OCT 27, 2017 05:38 AM PDT

What would higher entry fees mean for our National Parks?

The National Park Service has proposed raising entrance fees at 17 of the country’s most popular parks with the hope of opening up funds for maintenance and infrastructure projects. This comes at a time when visitor numbers for national parks are at a high (6 million visitors at the Grand Canyon, just last year!), and the opinions for what such an augment in fees could mean are all over the map.

But let’s get to the logistics first: which parks are we even talking about? The idea is being proposed for 17 parks, mostly in the West, out of 417 nation-wide. (Keep in mind that 0ut of those 417, only 118 charge an entrance fee – the rest are completely free to visit!) But the most popular parks for which NPS is talking about raising the fees include: Arches, Bryce Canyon, Canyonlands and Zion in Utah; Yosemite, Sequoia & Kings Canyon and Joshua Tree in California; Grand Teton and Yellowstone in Wyoming; Mount Rainier and Olympic in Washington; Shenandoah in Virginia; Acadia in Maine; Rocky Mountain in Colorado; the Grand Canyon in Arizona; and Denali in Alaska (though Denali’s proposed structure is a bit different from the rest).

What is your favorite national park? Photo: Latest News

So what type of money are we talking? During the peak months (usually May-September), visitors to these specific 17 national parks would be charged $70 per vehicle (it’s currently $30) for a weekly pass. Motorcycles would pay $50 and pedestrians and bikers would pay $30. With this money, NPS says it expects to raise $70 million a year, which, under the Federal Lands Recreation Enhancement Act would be split 80-20 (80% of an entrance fee remains in the park where it is collected, 20% is spent on projects in other national parks).

In a statement released by the NPS, U.S. Secretary of the Interior Ryan Zinke said: “The infrastructure of our national parks is aging and in need of renovation and restoration. Targeted fee increases at some of our most-visited parks will help ensure that they are protected and preserved in perpetuity and that visitors enjoy a world-class experience that mirrors the amazing destinations they are visiting. We need to have the vision to look at the future of our parks and take action in order to ensure that our grandkids' grandkids will have the same if not better experience than we have today. Shoring up our parks' aging infrastructure will do that.”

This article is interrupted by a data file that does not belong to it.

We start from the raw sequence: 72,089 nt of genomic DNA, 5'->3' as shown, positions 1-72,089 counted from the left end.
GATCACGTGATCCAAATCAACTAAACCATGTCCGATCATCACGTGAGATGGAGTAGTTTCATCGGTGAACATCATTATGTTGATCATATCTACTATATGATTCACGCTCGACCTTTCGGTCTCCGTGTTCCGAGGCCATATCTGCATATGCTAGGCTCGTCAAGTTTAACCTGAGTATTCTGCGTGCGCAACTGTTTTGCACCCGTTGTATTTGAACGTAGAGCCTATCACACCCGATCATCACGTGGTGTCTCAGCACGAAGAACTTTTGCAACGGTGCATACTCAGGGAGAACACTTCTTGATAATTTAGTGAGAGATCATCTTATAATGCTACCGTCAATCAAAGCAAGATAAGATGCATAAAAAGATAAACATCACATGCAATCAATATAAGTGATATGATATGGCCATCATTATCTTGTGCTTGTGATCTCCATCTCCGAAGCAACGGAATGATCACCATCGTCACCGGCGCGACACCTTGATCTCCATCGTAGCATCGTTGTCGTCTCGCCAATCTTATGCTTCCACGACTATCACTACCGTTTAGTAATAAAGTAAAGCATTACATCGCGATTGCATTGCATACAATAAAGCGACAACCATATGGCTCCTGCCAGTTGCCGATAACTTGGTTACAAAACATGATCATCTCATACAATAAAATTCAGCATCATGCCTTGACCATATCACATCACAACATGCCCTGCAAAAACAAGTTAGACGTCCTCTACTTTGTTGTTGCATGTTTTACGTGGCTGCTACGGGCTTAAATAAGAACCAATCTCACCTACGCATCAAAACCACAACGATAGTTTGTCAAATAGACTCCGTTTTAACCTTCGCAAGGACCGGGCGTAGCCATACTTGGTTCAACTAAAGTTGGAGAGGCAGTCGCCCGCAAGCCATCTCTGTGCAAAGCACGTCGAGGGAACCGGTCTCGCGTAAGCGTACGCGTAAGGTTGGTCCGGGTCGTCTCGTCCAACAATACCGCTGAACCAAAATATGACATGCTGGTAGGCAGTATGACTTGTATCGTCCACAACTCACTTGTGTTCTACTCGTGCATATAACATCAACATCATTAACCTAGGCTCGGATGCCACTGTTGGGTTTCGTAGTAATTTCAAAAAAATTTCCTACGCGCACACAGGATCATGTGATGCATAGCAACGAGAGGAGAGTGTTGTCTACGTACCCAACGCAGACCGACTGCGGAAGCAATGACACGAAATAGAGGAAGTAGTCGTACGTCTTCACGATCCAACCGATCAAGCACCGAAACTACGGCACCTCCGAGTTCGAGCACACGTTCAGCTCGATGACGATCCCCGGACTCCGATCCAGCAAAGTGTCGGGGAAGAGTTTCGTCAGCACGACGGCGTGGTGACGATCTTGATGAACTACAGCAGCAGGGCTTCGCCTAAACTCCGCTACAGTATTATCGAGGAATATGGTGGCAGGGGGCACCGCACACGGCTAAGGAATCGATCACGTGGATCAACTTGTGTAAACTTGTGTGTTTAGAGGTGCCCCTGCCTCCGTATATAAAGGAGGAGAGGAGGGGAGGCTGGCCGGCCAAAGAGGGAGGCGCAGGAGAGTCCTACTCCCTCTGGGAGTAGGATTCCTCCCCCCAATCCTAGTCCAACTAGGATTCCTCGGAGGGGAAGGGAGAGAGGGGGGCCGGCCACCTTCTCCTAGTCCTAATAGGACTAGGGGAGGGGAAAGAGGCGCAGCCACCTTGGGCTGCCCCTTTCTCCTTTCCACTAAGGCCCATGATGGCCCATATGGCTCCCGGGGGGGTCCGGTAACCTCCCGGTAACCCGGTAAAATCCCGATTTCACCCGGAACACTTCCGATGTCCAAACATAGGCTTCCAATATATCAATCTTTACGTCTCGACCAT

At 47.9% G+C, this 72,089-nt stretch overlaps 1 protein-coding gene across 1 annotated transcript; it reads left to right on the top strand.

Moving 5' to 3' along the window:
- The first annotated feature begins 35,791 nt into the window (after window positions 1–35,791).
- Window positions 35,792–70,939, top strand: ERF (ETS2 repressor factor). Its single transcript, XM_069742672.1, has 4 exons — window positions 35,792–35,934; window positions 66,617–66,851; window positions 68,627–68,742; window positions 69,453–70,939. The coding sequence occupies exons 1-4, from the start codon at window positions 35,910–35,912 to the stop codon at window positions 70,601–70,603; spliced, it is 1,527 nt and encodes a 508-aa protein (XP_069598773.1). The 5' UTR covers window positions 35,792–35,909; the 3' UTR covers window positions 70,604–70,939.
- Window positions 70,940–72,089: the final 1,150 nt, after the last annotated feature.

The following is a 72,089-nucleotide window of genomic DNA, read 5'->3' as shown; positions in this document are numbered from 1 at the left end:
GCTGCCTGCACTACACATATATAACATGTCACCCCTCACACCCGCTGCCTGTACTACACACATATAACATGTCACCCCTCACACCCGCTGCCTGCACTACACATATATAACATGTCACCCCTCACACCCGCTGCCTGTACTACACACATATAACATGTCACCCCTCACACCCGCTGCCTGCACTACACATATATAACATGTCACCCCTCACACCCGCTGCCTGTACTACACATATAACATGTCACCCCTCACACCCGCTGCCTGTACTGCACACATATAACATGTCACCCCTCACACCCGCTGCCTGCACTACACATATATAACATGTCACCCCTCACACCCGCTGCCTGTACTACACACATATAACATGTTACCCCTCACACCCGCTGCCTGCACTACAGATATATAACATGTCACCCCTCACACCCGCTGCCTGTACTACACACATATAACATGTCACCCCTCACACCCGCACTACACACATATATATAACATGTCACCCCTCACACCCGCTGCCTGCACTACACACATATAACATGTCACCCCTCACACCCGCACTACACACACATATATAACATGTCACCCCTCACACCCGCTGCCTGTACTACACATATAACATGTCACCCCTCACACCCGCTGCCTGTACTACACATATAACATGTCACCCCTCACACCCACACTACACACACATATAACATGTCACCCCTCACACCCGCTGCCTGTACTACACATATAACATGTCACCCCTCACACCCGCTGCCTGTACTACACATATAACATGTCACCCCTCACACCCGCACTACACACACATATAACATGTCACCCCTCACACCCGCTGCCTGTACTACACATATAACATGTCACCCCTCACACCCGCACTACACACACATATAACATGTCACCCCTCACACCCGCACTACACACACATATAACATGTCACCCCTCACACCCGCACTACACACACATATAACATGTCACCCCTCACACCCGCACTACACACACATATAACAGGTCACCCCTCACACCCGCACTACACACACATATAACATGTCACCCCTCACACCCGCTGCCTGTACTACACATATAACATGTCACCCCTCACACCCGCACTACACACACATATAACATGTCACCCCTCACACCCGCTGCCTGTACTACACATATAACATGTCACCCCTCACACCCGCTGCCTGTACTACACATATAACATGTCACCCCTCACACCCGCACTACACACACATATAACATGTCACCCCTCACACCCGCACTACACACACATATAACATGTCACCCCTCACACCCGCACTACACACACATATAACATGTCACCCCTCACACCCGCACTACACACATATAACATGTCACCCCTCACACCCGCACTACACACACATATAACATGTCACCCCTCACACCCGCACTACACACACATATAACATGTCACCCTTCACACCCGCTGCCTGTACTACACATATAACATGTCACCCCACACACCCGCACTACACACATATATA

Something to bear in mind is that annual $80 passes for federal lands (called America the Beautiful- The National Parks and Federal Recreational Lands Pass) would not change. Additionally, those under 16 years of age or holders of Senior, Military, Access, Volunteer, or Every Kid in a Park (EKIP) passes will not be charged. The proposal would not impact entrance on specified free weekends and holidays.

Okay, so now onto the opinions. How do you feel about this proposed change? Would a rise in entrance fee limit you from visiting a park or do you feel that the investment is worth it?

The Guardian reports the opinion of Kevin Dahl, Arizona senior program manager for the National Parks Conservation Association, who said maintenance costs should fall to Congress instead of visitors. “We’ve supported increases at the parks. They are a huge value for the price of entrance,” he said. “But we want to look closely at this and we want local communities to look closely at this to see if it would impact visitation because we don’t want to price people out of the parks.”

Jose Gonzalez, founder of Latino Outdoors, also questions the move, pointing out that while the profits would be helpful, “If there isn’t always a question or consideration of equitable access to a lot of communities, it’s only going to increase the disparity in terms of who is able to access our national parks and public lands.”

Voice your thoughts! NPS encourages Americans to share their opinions regarding this proposed fee increase. In a statement released publicly three days ago, the agency wrote: “A public comment period on the peak-season entrance fee proposal will be open from October 24, 2017, to November 23, 2017, on the NPS Planning, Environment and Public Comment (PEPC) website https://parkplanning.nps.gov/proposedpeakseasonfeerates. Written comments can be sent to 1849 C Street, NW, Mail Stop: 2346 Washington, DC 20240.”

Sources: The Guardian, NPS

About the Author
  • Kathryn is a curious world-traveller interested in the intersection between nature, culture, history, and people. She has worked for environmental education non-profits and is a Spanish/English interpreter.
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